Iago:
Did Michael Cassio, when you woo'd my lady,
Know of your love?

Othello:
He did, from first to last:
Why dost thou ask?

Iago:
But for a satisfaction of my thought,
No further harm.

Othello:
Why of thy thought, Iago?

Iago:
I did not think he had been acquainted with her.

Othello:
O yes, and went between us very oft.

Iago:
Indeed?

(3.3.93-100)

Iago’s ‘Indeed’ speaks volumes. Later, suddenly – out of the blue – Iago utters the word ‘jealousy’,

Iago:
O, beware, my lord, of jealousy.
It is the green-eyed monster, which doth mock
The meat it feeds on. (3.3.167-169)

And once Iago has released that word into the play, it’ll be repeated many times over, right to the end.

With verse it is the small things that make all the difference. The fact that the word ‘jealousy’ is at the end of the line makes its impact felt more acutely. It is always where the line is reaching to that is important.  So Iago will be able to let the word ‘jealousy’ hover there to startle Othello the more.

Looking at how the rhythm of lines work reveals more. Here is an exchange from somewhat earlier in that same scene:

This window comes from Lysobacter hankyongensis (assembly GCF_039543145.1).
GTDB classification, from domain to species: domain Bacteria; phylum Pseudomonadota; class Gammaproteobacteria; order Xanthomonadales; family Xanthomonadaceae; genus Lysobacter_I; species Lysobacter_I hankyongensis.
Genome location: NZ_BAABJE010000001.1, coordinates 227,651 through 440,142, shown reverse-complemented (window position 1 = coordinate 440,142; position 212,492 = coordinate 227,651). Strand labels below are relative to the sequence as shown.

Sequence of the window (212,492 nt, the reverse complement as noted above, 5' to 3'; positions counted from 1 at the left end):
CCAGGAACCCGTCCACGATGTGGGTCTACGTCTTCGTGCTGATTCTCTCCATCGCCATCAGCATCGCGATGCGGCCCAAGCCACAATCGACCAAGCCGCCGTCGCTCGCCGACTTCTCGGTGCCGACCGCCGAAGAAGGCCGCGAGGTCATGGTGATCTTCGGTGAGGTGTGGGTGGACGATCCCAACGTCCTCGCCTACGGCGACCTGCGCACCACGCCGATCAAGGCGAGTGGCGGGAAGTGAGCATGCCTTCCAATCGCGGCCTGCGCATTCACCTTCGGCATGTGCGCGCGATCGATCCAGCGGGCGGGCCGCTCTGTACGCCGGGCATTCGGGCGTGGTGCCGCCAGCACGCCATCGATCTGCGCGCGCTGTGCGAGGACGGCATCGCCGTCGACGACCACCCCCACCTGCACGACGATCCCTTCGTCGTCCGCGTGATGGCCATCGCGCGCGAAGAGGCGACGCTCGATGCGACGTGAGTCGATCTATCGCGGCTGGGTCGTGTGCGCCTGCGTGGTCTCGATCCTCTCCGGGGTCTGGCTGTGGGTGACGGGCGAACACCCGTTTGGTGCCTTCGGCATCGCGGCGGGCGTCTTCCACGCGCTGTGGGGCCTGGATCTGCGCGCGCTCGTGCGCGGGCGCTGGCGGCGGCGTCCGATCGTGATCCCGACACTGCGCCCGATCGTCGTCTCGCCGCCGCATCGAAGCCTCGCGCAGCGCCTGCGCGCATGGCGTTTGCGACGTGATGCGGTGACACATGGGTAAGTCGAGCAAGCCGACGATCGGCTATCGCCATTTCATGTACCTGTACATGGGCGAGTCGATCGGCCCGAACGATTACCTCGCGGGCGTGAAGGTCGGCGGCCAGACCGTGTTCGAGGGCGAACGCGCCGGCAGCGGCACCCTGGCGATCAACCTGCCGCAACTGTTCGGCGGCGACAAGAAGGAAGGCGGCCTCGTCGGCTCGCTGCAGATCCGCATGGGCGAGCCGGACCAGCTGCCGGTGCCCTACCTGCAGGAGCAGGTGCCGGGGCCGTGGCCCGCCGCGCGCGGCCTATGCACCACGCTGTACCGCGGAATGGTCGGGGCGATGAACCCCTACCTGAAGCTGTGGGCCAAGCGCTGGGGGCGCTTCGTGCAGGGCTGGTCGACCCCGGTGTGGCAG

Iago:
My lord, you know I love you.

Othello:
I think thou dost.
(3.3.118-119)

This is a ‘shared’ line: Othello completes the line that Iago has started. This usually implies that the second speaker comes in on cue, though here something different happens. In this monosyllabic line there are eleven words, not ten.

Iago:
My lord, you know I love you.

Othello:
I think thou dost.
(3.3.118-119)

Marking in the rhythm, we can see that neither Iago’s ‘you’, nor Othello’s ‘I’ receive the pulse. What happens here is that Othello hesitates before he speaks; he experiences a brief moment of uncertainty. Might Othello be about to call a halt to this conversation? Might Iago’s machinations come to nothing?

This is the magic of verse in action – that it can capture all these nuances of speech and character. For Shakespeare, let us remember, verse represents not some heightened language, but simply the sounds of people talking. 

Without Iago there would be no play. Othello and Desdemona would have blissfully begun their married life on the island of Cyprus, the birthplace of Venus. None would die, Cassio would not have been maimed.

At the end Iago is almost an irrelevance – a ‘nothing’. He who had words aplenty for all occasions, now has none. Here’s his final line to those on stage:

From this time forth, I never will speak word. 
(5.2.322)

It is perhaps the only sincere verse statement he makes to them in the whole play.

Giles Block

Globe Associate - Text